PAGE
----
Before deciding what avenue to take, company leadership must consider to what extent they want, and to what extent it is strategically prudent, to preserve the identities of each firm involved in the merger. “It’s important for senior management to understand those four different approaches and what they mean with respect to how much you need to know about your partner in the operational sense and in an identity sense before the merger is consummated,” Kimberly notes. Merging identities more tightly — for example, through assimilation — often achieves the most cost savings, he adds, but those methods also require that more attention be paid to identity issues.
Kimberly cites the merger of Japanese automaker Nissan with French car company Renault and that of Air France and Dutch air carrier KLM as examples of confederations where the acquiring firm (in those cases, Renault and Air France) left the acquired companies’ identities intact, while at the same time introducing new manufacturing and managerial practices. “At some point down the road in both cases, these firms will become more fully merged entities,” he notes. “At that point, leadership will have to again confront this identity issue of who are they going to be. Are they going to be KLM or Air France? Are they going to be Renault or Nissan, or are they going to keep the brands differentiated?”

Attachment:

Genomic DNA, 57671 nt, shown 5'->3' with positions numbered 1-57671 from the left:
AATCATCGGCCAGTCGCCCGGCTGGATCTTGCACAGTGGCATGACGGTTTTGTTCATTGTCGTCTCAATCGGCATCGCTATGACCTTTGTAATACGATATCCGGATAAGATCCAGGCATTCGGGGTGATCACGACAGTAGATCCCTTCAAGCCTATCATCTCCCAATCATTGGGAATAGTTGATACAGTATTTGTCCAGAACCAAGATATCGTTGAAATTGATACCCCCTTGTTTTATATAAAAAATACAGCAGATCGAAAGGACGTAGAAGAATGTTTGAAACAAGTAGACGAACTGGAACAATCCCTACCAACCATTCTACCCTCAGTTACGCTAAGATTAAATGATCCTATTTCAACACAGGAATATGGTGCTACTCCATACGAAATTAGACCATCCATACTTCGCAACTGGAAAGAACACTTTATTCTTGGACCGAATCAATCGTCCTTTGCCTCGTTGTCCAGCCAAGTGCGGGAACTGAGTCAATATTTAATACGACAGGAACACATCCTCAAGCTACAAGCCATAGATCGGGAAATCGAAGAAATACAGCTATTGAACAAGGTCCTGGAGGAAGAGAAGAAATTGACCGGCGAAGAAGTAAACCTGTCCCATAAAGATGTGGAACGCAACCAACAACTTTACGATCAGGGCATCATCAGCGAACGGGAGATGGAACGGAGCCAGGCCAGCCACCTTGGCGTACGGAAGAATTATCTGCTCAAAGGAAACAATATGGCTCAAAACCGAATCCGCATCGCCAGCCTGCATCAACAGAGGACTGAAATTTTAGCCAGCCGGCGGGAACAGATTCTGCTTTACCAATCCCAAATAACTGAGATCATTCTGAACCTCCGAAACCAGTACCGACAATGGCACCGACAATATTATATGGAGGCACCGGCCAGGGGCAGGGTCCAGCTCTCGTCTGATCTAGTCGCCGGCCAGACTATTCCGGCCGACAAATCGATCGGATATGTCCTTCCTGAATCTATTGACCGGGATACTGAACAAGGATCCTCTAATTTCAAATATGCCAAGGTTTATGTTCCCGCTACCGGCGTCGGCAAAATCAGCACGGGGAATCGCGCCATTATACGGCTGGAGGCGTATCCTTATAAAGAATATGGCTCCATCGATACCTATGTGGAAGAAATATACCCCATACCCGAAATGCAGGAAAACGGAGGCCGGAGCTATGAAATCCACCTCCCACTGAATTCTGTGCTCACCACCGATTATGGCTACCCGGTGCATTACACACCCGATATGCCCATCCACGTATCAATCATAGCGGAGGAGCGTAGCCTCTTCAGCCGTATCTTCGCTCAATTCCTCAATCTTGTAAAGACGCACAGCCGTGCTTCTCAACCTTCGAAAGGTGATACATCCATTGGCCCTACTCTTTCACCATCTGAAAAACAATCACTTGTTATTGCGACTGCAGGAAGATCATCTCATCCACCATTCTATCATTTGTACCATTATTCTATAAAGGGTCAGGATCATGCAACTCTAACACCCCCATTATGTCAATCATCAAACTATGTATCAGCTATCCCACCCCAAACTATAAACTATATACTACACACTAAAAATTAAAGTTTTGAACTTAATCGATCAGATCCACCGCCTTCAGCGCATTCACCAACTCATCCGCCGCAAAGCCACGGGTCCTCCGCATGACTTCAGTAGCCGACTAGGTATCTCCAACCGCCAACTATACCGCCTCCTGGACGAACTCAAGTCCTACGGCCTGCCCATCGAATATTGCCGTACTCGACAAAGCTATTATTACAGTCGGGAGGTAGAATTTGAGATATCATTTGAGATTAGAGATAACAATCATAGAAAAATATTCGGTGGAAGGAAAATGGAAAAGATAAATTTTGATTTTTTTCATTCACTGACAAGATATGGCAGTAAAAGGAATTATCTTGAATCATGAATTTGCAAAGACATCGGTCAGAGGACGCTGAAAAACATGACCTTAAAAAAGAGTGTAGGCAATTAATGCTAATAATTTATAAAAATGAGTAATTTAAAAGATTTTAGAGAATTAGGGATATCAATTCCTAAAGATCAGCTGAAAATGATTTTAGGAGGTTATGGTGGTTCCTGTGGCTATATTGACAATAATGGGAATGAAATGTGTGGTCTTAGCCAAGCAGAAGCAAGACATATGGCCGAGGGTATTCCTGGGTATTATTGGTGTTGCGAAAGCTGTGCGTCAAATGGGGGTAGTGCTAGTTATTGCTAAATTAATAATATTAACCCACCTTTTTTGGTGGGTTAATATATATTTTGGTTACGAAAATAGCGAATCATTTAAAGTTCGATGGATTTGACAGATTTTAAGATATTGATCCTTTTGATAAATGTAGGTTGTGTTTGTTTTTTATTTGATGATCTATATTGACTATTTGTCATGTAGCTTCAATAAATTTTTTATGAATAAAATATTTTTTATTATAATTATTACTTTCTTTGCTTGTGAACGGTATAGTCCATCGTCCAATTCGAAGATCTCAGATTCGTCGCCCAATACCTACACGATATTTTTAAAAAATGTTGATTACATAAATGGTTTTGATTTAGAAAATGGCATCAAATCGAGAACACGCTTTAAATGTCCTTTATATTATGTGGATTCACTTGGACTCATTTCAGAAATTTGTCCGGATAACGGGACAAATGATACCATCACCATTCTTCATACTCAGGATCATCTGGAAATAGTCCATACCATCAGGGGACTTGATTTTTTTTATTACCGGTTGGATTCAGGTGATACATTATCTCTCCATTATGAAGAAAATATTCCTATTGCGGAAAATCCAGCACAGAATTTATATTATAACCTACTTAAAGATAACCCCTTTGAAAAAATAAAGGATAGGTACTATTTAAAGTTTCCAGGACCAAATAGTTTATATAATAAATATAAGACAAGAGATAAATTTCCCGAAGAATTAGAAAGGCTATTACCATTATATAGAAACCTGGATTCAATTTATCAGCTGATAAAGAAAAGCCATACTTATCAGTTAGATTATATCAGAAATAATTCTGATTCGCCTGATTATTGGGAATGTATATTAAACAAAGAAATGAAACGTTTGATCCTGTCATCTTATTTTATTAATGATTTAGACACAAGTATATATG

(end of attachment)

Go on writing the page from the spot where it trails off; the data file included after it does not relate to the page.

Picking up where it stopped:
Often the deciding factor in such a debate is the relative costs of remaining separate as compared to the value generated by keeping either or both firms’ identities intact. For example, Unilever purchased American ice cream company Ben & Jerry’s in 2000, but has gone to great lengths to preserve its autonomy — to the point where it is difficult to find a mention of the British-Dutch conglomerate on the Vermont-based brand’s website. “Ben & Jerry’s has a very distinctive identity and a very distinct sense of who they are and how they are separate from and different from other people in the same business of producing ice cream,” Kimberly says. “It’s a very clear, distinct and value-creating identity.”